In fact the evidence about crime if often counter-intuitive. Most people believe that crime is rising and that primitive societies are more peaceful than ours. Neither is true. In the UK, for instance, violence, criminal damage and burglary have all fallen since 2006. Theft, exceptionally, fell until 2009 but then rose.

As humanists we should ask for evidence whenever people say silly things about crime.

Hmm - sounds like a lifetime job!

Tuesday, 30 April 2013

Comment on draft of book on "Humanism: reason, science and skepticism"


This is the draft of the first chapter of a book sent to Stephen Law to make comments on. Add YOUR comments here on Stephen Laws' blogspot. Please remember to say you heard about this request for comments via Humanists4Science.

What are science and reason?

Humanists expound the virtues of science and reason. But what are science and reason? And we should we think it wise to rely on them?

By science, I shall mean that approach to finding out about reality based on the scientific method. This is a method that was fully developed only a few hundred years ago. Science, as I’ll use the term here, is a comparatively recent invention, its development owing a great deal to 16th and 17th Century thinkers such as the philosopher Francis Bacon(1561-1626).

So what is the scientific method? Here’s a rough sketch. Scientists collect data through observation and experiment. They formulate hypotheses and broader theories about the nature of reality to account for what they observe. Crucially, they then test their theories. Scientists derive from their theories predictions that can be independently checked by observation.

Tuesday, 16 April 2013

New Scientist returns to nature/nurture debate

Did you know that "lower heart rates are a better indicator of criminal behaviour than smoking is of lung cancer"? Nor me, yet this is a key point in understanding the biological, often genetic, origins of crime.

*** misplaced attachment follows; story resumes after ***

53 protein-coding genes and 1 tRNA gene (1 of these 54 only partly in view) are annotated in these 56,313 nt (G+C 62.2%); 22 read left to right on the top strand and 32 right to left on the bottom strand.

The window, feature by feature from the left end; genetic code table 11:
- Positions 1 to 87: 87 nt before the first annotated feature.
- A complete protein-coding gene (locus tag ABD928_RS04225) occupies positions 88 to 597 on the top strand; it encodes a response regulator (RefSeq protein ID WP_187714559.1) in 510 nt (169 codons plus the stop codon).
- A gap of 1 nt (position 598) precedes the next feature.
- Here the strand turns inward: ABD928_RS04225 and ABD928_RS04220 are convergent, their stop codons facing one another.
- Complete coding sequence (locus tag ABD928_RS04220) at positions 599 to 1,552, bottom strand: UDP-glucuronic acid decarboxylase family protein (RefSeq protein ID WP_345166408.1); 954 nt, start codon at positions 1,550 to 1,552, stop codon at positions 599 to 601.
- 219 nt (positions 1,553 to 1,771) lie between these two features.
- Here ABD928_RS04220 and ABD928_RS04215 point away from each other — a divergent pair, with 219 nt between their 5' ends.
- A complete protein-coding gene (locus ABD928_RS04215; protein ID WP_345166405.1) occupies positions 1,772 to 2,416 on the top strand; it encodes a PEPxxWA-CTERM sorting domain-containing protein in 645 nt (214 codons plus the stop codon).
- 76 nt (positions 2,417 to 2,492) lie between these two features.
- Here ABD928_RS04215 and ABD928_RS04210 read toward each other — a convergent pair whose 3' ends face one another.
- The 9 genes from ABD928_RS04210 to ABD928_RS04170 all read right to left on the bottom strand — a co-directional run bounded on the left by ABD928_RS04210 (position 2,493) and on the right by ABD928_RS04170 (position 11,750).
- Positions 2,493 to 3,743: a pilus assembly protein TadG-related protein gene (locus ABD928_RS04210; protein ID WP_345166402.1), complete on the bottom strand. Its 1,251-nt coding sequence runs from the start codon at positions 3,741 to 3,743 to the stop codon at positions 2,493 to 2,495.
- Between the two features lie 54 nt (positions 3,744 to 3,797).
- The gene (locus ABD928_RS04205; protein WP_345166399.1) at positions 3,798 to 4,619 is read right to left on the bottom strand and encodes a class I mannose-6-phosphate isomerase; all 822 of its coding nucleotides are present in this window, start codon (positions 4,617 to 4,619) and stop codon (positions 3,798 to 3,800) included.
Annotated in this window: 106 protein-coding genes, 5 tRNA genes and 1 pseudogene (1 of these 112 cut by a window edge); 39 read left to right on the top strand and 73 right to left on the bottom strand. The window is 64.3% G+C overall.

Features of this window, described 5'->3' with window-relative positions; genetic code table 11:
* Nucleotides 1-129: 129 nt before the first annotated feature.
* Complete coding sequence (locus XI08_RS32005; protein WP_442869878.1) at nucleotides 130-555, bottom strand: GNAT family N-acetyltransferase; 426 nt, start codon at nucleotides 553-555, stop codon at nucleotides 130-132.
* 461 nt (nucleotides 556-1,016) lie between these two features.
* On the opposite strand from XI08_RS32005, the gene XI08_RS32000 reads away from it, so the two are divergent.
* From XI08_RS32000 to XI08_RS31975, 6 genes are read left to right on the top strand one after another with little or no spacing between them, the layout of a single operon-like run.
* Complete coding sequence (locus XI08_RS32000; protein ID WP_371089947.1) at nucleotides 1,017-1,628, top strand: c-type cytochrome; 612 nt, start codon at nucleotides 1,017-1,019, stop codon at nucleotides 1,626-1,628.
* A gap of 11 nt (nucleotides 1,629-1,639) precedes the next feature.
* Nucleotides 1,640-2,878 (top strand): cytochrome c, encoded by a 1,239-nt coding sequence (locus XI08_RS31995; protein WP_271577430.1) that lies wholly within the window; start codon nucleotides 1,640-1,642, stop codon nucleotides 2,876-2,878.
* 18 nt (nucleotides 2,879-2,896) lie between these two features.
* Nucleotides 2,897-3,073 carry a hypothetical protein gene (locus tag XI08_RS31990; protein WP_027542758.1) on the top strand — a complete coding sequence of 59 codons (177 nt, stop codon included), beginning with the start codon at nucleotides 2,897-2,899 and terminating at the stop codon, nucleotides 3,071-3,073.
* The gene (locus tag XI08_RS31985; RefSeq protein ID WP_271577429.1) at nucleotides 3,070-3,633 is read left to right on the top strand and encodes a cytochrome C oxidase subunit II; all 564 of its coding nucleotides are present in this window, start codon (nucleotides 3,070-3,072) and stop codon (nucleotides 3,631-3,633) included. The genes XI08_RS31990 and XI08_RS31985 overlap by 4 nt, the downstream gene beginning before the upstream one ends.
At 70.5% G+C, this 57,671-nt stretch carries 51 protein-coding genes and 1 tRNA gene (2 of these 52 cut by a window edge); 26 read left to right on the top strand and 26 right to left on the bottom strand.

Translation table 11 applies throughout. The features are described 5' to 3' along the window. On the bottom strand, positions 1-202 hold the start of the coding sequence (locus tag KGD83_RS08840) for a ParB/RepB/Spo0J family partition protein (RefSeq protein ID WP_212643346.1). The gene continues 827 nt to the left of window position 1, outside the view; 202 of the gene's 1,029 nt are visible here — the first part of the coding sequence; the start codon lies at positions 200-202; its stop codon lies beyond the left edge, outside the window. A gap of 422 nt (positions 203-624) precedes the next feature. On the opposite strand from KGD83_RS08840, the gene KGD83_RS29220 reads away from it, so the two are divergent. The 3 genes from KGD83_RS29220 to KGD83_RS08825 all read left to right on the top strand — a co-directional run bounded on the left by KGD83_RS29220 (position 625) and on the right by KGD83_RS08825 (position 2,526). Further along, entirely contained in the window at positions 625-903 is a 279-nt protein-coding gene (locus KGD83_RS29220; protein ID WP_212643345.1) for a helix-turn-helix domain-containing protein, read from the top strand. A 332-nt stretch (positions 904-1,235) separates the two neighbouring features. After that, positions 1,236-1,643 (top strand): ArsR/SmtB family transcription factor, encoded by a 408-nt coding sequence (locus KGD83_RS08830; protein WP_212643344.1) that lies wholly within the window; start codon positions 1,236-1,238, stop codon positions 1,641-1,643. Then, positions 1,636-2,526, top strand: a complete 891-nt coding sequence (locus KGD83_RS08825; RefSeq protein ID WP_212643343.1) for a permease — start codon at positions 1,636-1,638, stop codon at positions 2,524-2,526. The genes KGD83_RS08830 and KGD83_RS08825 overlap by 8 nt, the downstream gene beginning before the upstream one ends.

Most humanists, I guess, think of crime as a response to bad circumstances. We don't like to call people evil because that sounds religious and because it sounds incurable. Yet there's lots of evidence to implicate the effects of the physical environment (eg lead poisoning) and, more controversially, genes as causes of crime.

Humanists should be guided by the evidence so its worth looking at NS's review of The Anatomy of Violence by Adrian Raine.

Saturday, 6 April 2013

Are Humanists4Science Positivist-ish or Scientistic-ish or Naturalisic-ish? - Part 1 of 4 - Positivism

I was prompted by Brian Cox twitter profile @ProfBrianCox to investigate Positivism - wikipedia.
I've been mulling over Scientism - wikipedia for some time, especially since I organised for Prof. Alex Rosenberg - wikipedia to talk to Atheism UK about his book 'The Atheist's Guide to Reality: Enjoying Life without Illusions'. Alex's talk on Youtube was recorded for Atheism UK by Mark Embleton at Conway Hall in London on 25th February 2012.

Alex Rosenberg (personal website) is very pro Scientism & describes himself as a Naturalist - NY Times blog (Naturalism - wikipedia).

Wednesday, 23 January 2013

Policing: Less is More

All the parties want to "protect front-line policing", see for example this. It seems that everyone wants more policing. But why?

Crime in the UK has been falling for over ten years.  It’s long been known that this is not primarily due to either policing levels or policing tactics. Many explanations have been suggested but there’s now a growing acceptance (articles in Mother Jones and the Guardian) that the real cause of the decline may be the removal of lead from petrol.

Lead is a poison known to damage children’s brains. It’s not much of a stretch to believe that is causes dyslexia and problems with impulse control – the very problems that underlie much crime.

Of course we’ll need a police force for as long as there is crime; and that’s probably as long as there are human beings. Human society demands a balance between individual initiative, even greed, and social responsibility. We don’t always get this right either as individuals or as societies and when individuals get it wrong we need laws, courts, police and, sometimes, prisons.